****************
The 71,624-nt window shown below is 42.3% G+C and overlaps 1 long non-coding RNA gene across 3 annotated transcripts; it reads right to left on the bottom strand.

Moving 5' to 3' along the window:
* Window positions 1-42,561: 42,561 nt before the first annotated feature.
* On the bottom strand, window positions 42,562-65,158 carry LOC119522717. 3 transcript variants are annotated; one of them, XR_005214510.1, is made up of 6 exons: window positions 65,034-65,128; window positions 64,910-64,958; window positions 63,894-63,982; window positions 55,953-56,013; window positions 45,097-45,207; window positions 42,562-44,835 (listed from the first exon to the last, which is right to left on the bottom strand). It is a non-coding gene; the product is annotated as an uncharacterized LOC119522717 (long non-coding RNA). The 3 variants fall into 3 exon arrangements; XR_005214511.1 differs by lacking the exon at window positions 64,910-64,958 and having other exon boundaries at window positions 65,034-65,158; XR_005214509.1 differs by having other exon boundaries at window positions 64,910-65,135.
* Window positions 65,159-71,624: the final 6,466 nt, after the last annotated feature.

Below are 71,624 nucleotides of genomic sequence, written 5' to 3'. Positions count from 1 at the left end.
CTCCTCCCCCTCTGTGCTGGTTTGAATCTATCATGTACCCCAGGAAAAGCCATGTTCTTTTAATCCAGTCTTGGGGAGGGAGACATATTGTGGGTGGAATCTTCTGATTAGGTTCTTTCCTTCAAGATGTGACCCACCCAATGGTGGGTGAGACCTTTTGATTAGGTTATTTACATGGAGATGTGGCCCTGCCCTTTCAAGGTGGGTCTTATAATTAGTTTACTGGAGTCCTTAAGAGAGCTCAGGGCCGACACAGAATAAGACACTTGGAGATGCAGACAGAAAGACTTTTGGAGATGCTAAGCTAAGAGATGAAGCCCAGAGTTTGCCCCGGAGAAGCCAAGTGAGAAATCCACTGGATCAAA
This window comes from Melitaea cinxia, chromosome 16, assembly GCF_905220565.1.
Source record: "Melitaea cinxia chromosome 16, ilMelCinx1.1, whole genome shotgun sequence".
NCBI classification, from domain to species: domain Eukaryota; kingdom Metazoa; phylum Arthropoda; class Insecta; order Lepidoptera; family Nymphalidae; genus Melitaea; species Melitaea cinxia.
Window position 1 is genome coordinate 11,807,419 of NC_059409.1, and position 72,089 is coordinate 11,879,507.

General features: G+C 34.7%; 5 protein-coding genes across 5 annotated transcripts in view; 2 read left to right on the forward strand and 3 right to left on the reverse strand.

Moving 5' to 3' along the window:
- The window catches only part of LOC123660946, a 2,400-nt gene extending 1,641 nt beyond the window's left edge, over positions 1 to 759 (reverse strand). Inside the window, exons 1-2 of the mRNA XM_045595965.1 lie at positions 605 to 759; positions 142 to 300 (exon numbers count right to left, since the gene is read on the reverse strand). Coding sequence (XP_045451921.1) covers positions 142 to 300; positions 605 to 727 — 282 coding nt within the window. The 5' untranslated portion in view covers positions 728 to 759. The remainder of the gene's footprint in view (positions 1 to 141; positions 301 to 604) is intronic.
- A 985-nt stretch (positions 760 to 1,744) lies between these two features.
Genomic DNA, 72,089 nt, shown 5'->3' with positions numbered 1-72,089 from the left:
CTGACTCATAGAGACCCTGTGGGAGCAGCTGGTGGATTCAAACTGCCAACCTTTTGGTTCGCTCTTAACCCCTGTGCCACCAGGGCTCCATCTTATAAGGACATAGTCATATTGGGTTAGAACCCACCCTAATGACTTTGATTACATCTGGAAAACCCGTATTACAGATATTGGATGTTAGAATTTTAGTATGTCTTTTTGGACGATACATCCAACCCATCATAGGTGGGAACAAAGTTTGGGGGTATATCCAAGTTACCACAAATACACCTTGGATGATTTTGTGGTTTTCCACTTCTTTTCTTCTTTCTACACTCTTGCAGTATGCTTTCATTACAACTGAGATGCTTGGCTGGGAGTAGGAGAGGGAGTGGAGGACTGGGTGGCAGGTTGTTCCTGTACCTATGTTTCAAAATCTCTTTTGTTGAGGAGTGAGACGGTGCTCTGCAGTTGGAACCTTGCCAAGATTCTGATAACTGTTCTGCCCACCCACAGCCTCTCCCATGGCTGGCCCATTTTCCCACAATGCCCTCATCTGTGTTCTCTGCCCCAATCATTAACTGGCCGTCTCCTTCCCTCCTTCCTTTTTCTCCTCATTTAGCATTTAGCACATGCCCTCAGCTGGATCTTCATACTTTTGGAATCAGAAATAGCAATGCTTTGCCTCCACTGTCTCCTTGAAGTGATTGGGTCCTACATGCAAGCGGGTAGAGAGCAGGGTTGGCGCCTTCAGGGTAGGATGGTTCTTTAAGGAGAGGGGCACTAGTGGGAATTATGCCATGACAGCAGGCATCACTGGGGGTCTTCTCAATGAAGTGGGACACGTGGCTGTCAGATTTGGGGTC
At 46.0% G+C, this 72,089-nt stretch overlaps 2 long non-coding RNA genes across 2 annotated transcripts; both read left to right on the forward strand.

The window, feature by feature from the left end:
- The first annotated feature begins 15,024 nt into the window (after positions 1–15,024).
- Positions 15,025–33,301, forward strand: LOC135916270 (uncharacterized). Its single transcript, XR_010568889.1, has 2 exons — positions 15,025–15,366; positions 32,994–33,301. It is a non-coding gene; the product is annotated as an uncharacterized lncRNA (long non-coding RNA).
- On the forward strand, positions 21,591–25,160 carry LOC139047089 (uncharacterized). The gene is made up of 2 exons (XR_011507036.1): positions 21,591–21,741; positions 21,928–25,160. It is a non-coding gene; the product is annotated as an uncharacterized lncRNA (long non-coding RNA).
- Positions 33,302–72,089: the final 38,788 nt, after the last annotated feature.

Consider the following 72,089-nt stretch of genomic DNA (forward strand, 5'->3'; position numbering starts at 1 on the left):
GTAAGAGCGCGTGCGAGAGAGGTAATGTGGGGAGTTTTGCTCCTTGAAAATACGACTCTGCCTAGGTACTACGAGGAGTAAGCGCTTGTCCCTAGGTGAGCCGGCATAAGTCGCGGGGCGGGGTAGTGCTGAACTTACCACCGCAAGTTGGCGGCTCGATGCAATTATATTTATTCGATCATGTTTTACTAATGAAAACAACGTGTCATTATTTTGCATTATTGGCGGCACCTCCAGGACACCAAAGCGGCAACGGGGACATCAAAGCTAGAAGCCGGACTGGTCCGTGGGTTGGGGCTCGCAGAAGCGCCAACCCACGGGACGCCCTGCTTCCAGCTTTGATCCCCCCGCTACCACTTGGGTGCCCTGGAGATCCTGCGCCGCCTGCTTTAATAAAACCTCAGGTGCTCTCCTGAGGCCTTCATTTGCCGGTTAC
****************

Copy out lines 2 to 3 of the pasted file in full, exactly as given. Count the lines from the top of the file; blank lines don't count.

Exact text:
Moving 5' to 3' along the window:
* Window positions 1-42,561: 42,561 nt before the first annotated feature.